The dog who cried wolf

I was keeping an eye on my bipeds who were preparing food in the kitchen, when I heard them say that it was all ready to go in the oven. They decided that one of them could take me for a walk while the other one watched the food. I’m usually enthusiastic when the word “walk” is mentioned, but I didn’t get straight up to go out.

The biped got ready and called me to the door and attached my lead. She called out “goodbye” and we set off. We had only walked a few yards when I started to limp. We stopped and the biped knelt down and I gave her my paw. I had a sorrowful look on my face. She took my paw and looked at it and she felt between my toes. She felt along my leg and put it down.

She said, “I can’t see anything, Clowie. Try a step or two and see if it still hurts.”

I put my paw down and hobbled a few paces. Then I stopped and gave her a mournful look. She knelt down and checked my paw again.

She said, “I don’t know what the problem is, Clowie. We’d better go back.”

Androcles' lion with bandaged paw

My poor paw!
Androcles’ Lion, Duthie Park Winter Gardens (Aberdeen, Scotland)
Attribution: Paul Chapman [CC-BY-SA-2.0 (http://creativecommons.org/licenses/by-sa/2.0)%5D, via Wikimedia Commons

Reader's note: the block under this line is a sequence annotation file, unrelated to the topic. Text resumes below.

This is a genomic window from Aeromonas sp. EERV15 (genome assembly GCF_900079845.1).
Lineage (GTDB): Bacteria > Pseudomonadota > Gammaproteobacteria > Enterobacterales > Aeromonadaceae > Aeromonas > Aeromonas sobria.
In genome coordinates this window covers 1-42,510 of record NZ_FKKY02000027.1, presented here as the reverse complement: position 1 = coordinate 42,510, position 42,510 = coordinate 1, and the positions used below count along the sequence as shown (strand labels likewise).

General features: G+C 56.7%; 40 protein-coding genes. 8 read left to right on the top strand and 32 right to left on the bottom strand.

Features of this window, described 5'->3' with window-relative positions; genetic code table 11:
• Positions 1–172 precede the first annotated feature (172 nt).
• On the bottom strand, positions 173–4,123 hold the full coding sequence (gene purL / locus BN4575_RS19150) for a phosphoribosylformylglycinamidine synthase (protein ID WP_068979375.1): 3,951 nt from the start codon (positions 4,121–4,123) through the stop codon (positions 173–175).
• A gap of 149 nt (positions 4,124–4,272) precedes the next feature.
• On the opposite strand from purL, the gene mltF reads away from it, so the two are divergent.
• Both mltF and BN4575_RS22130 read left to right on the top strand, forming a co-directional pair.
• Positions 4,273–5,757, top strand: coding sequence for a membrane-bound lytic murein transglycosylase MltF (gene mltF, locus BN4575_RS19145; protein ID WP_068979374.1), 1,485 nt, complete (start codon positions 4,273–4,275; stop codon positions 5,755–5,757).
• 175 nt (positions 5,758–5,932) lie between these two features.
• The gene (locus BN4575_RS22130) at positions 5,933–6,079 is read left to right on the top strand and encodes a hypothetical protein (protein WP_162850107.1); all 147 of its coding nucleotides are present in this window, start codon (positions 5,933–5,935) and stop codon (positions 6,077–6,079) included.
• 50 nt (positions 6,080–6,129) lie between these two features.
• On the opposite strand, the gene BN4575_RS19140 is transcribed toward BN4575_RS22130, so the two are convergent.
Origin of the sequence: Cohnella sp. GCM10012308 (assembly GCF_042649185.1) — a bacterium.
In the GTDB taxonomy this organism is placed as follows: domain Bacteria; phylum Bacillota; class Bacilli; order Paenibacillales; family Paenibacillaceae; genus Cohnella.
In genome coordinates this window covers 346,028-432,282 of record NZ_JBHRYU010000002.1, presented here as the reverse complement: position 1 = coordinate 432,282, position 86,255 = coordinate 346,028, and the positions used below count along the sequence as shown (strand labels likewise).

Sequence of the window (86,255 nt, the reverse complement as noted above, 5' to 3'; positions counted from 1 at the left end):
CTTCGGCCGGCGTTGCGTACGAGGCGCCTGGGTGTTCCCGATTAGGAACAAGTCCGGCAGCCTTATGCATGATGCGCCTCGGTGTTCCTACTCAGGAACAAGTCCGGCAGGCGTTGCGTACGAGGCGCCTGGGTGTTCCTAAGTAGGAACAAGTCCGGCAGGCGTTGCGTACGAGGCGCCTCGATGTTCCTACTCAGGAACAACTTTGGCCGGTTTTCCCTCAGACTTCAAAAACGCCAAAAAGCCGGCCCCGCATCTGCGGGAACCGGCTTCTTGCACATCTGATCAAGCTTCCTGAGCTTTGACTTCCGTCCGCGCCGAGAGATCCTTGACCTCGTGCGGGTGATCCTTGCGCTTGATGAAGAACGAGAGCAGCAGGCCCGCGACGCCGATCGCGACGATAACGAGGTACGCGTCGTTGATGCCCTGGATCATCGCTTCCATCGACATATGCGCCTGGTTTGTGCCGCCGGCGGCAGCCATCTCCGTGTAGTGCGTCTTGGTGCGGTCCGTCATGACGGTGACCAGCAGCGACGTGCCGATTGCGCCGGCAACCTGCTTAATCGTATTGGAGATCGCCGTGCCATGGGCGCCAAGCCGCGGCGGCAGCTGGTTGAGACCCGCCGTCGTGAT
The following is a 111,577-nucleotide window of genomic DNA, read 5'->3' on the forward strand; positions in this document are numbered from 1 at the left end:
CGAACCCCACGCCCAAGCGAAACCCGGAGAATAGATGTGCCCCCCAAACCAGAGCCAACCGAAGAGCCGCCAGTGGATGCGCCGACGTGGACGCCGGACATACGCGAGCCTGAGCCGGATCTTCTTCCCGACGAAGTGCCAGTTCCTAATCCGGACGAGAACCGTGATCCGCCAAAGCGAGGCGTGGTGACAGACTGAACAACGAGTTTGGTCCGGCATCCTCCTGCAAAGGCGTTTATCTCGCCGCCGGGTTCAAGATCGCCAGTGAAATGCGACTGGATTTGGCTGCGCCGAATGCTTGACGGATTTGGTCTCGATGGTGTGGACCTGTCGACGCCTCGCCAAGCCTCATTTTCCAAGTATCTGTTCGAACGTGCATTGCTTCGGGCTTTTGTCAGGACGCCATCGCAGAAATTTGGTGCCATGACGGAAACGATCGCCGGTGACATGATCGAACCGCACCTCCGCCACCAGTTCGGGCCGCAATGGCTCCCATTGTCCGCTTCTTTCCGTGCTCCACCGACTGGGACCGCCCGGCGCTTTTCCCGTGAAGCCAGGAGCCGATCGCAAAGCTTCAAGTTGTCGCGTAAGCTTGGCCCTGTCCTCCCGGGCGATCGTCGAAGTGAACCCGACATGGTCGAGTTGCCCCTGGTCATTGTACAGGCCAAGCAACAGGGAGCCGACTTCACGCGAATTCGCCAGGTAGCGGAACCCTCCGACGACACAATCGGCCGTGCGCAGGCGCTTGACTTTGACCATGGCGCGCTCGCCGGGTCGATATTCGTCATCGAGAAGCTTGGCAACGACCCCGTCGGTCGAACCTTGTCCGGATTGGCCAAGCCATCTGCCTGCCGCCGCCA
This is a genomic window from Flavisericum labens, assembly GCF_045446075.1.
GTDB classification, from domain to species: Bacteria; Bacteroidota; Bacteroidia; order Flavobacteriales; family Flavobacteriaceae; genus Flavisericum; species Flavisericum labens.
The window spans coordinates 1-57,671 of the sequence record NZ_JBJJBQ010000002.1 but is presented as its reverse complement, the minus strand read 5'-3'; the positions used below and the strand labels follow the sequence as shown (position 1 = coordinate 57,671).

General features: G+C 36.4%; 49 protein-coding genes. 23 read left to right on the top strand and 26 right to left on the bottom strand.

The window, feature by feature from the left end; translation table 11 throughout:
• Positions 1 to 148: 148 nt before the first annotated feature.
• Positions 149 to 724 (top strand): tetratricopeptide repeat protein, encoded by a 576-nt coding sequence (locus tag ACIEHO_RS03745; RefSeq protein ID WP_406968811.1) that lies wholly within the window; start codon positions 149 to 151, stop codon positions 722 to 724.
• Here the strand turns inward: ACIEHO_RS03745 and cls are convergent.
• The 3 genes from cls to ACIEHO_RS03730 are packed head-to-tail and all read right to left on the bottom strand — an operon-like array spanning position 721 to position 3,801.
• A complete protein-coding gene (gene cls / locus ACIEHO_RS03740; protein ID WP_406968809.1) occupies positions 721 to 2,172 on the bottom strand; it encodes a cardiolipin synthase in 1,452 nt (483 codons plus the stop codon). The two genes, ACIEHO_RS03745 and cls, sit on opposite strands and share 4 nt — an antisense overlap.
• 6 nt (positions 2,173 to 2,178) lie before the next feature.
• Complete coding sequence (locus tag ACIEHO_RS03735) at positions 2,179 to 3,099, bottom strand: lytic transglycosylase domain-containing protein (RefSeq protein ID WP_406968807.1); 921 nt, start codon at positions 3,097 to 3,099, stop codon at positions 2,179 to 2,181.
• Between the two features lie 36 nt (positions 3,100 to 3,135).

We returned slowly. She opened the door and we went in. She detached my lead and I dashed to the kitchen and took up position by the oven to wait until the pheasant was cooked. The biped followed me. She stood in the doorway and looked at me for a moment. I could tell she knew that I had been faking the limp – I’d done it once before, but I’ll tell you about that another time.

She said, and at this point puppies should cover their ears for a moment, “You are a bad dog.”

Yes, that’s what she said. B.A.D. Bad! You can uncover your ears now, puppies. They hardly ever say that to me and it worries me when they do. Then she told me to get out of the kitchen. I hesitated because I really wanted to keep my nose in the vicinity of the pheasant and the other delightful smells. She said, “now” in a stern voice, so I left the kitchen with head and tail held low.

She told me that I was like the boy who cried wolf and that I wouldn’t get help when I needed it. That was obviously a whopping great fib! They’re always worried and rush to help me if there’s something wrong.

They left me on my own for a few minutes. When they called me to go and join them, I leapt up and scurried into the room. They wanted me to do some of my tricks. I did them as well as I could and I pretended not to notice that they were being stingy with the treats! It was worth it because it wasn’t long before I heard the words “good girl” and I became excited and then they made a fuss of me.

I knew I had a full pardon when I was given a tiny piece of pheasant later. I’ve never pretended to be hurt since then, but I have walked as slowly as possible occasionally when they’ve chosen to go the wrong way on a walk!

See you next Wednesday!